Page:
Placement Chess

(and Chess20)

reconfiguring the piece array

Placement Chess


The mirrored relocation method allows the players optionally to relocate the king and the queen before the play begins, whilst retaining the castling rights. The players can abstain from this if they both prefer the standard setup. It is a cogent method of rearranging the initial position to enhance opening ramification, while allowing the players to remain in control. The resultant positions are all mirrored and are 20 by number. They are a subset of Fischer Random Chess (Chess960) and deviate marginally from the standard position. Thus, chessplayers would feel at home in any of these positions.


In Placement Chess Black can decide the initial positions of the kings, while White can decide the initial positions of the queens. The positions must mirror each other. Placement Chess is like standard chess except that the players can, before play begins, swap places of the king + queen and another piece except the rooks. Thus, when the king is swapped (relocated), the other piece (the relocatee) ends up on the king's square. When the queen is swapped, the relocatee ends up on the queen's square. One restriction is that the bishops mustn't end up on the same square colour, and the king cannot become a relocatee (i.e. swapped by the queen). Note that black begins by swapping his king. Alternatively he can choose to leave the position as it is. The white player then mirrors black's swap. After the kings thus have been swapped the turn is still with white. White can now relocate the queen, if he so wishes, and black then mirrors this. Next white starts the game by making the first move. Diagrams of the 20 possible positions can be viewed here.

Note that the king retains his castling rights even if it has been relocated. The castling rules are simple and derive from Chess960. King and rook end up on their usual squares. The only difference is that the king can make longer (or shorter, or none at all) leaps than usual. All squares between king and rook must be empty, and all squares between the king and its landing square must be unthreatened. Neither of the pieces must have moved before.


I want to strike a blow for alternative setups of pieces. This will enhance creativity in chess; at least it's good for chess training. I think chess journalist should seriously begin to discuss this option in today's era of computerized opening preparation. With these relocation rules the rooks remain in their natural positions, and the bishops are always positioned so that there is still a choice to develop them on either of the queenside or the kingside. This maintains the strategical ambiguity of the initial position, while sound positions are produced where no definitive advantage can be obtained. Black relocates first. Thusly white gets a chance to make a strategical decision that suits himself, which enables him to create an initiative, as in the standard position. The initial positions are a subgroup of Fischer Random Chess. The most conservative relocation, it seems, is to change place between king and queen, which is a convenient way of avoiding theory. Remember that the resultant castling positions are always the same as in standard chess.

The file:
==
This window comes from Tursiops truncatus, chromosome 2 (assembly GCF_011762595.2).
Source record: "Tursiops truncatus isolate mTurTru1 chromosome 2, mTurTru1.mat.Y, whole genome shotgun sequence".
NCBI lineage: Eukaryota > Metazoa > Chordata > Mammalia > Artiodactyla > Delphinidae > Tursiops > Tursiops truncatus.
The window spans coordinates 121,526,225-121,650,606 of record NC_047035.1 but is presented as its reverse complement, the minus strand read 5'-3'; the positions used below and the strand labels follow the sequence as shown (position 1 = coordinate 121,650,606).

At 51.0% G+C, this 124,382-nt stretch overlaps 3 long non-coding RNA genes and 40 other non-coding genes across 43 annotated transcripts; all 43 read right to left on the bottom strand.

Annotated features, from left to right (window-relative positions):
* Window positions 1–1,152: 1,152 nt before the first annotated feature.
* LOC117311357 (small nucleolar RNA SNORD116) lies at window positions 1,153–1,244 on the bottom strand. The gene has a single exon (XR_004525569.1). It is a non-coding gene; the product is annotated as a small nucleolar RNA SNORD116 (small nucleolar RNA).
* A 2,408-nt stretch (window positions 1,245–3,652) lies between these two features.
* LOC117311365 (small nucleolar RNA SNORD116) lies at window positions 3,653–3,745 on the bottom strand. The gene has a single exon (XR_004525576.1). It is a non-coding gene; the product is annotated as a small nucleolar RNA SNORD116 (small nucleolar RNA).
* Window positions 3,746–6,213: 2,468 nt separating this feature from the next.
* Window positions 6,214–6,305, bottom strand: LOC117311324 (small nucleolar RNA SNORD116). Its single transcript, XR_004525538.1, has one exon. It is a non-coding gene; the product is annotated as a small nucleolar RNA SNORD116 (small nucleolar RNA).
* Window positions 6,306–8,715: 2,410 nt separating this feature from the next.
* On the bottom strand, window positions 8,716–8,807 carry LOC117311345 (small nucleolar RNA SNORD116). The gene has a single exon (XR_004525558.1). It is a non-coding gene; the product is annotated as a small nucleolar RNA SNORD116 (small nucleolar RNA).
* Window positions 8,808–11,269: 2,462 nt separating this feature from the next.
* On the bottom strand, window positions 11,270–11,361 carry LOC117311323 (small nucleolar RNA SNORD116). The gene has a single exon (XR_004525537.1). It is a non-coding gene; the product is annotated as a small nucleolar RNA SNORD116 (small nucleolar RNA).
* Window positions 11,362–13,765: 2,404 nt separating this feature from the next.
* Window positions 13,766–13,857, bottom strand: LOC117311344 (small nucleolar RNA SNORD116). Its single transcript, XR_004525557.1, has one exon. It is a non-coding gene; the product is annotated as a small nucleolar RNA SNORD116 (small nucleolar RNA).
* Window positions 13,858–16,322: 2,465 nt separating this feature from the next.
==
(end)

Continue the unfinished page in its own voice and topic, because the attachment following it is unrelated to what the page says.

Arguably, this method of reconfiguration of the initial array makes the procedure of randomization redundant (cmp. Fischer Random Chess, here). Thus it answers to the chessplayer's predilection for remaining in control. Black can choose to relocate to a position which somewhat improves his chances against, for instance, the e4 openings. But White can adjust to this and try to predict his opening plans and on which side Black is going to castle. This can inform his choice of queen positioning. The standard position is an active and strategically ambiguous position, which could often be advantageous to White. However, as Black, the standard position is not necessarily the best defensive position. As White is recompenced by giving him the last word in the setup of the pieces, I believe that this gives him a slight possibility to maintain an advantage. It is necessary to maintain the first move advantage in order to retain the strategical tension.

Placement Chess, example

Black has relocated the king to g8 and the relocatee to e8. White has mirrored this move and then relocated the queen to e1 and the relocatee to d1. Black has mirrored the latter relocation. Black can later castle short by moving the rook to f8, or castle long by moving the king to c8, as usual. Paradoxically, despite the many pieces in between, the likelihood of long castling is greater. Thanks to the king's protected position, the player can wait a longer time before deciding on which side to castle. Now white starts the game.


The randomized version of Placement Chess (Placement Random Chess) implies that the initial position is randomized according to the above rules of king and queen relocation. It is supported in the program. It is also called Chess20 as there are 20 possible board positions. It is comparable to Fischer Random Chess. Placement Chess is designed to overcome the problem of opening monotony.

© M. Winther, 2009 April